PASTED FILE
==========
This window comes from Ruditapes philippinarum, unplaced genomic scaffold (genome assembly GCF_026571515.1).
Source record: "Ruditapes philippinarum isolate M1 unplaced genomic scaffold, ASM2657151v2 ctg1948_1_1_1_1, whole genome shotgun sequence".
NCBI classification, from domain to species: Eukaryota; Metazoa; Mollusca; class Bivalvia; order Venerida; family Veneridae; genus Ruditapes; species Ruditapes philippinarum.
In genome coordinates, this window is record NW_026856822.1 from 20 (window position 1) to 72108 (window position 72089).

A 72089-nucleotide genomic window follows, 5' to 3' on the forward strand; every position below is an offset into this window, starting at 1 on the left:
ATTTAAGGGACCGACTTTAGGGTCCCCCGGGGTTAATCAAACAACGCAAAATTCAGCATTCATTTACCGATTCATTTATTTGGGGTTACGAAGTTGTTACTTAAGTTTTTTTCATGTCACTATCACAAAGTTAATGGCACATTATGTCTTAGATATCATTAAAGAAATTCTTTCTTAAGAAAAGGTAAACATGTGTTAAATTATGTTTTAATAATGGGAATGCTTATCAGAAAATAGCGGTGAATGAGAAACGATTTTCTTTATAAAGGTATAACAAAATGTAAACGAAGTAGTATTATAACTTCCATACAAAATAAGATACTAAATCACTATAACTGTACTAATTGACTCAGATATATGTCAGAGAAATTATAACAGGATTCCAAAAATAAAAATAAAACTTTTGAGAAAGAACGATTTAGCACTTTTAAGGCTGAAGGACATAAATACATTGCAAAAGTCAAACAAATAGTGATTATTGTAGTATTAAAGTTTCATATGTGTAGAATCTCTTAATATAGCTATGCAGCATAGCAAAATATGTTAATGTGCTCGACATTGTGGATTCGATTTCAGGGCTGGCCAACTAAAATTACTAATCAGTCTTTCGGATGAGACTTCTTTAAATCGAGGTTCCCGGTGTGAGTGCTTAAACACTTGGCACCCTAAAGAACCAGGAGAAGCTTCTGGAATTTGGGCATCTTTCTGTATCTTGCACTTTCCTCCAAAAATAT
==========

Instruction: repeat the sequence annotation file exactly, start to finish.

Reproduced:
This window comes from Ruditapes philippinarum, unplaced genomic scaffold (genome assembly GCF_026571515.1).
Source record: "Ruditapes philippinarum isolate M1 unplaced genomic scaffold, ASM2657151v2 ctg1948_1_1_1_1, whole genome shotgun sequence".
NCBI classification, from domain to species: Eukaryota; Metazoa; Mollusca; class Bivalvia; order Venerida; family Veneridae; genus Ruditapes; species Ruditapes philippinarum.
In genome coordinates, this window is record NW_026856822.1 from 20 (window position 1) to 72108 (window position 72089).

A 72089-nucleotide genomic window follows, 5' to 3' on the forward strand; every position below is an offset into this window, starting at 1 on the left:
ATTTAAGGGACCGACTTTAGGGTCCCCCGGGGTTAATCAAACAACGCAAAATTCAGCATTCATTTACCGATTCATTTATTTGGGGTTACGAAGTTGTTACTTAAGTTTTTTTCATGTCACTATCACAAAGTTAATGGCACATTATGTCTTAGATATCATTAAAGAAATTCTTTCTTAAGAAAAGGTAAACATGTGTTAAATTATGTTTTAATAATGGGAATGCTTATCAGAAAATAGCGGTGAATGAGAAACGATTTTCTTTATAAAGGTATAACAAAATGTAAACGAAGTAGTATTATAACTTCCATACAAAATAAGATACTAAATCACTATAACTGTACTAATTGACTCAGATATATGTCAGAGAAATTATAACAGGATTCCAAAAATAAAAATAAAACTTTTGAGAAAGAACGATTTAGCACTTTTAAGGCTGAAGGACATAAATACATTGCAAAAGTCAAACAAATAGTGATTATTGTAGTATTAAAGTTTCATATGTGTAGAATCTCTTAATATAGCTATGCAGCATAGCAAAATATGTTAATGTGCTCGACATTGTGGATTCGATTTCAGGGCTGGCCAACTAAAATTACTAATCAGTCTTTCGGATGAGACTTCTTTAAATCGAGGTTCCCGGTGTGAGTGCTTAAACACTTGGCACCCTAAAGAACCAGGAGAAGCTTCTGGAATTTGGGCATCTTTCTGTATCTTGCACTTTCCTCCAAAAATAT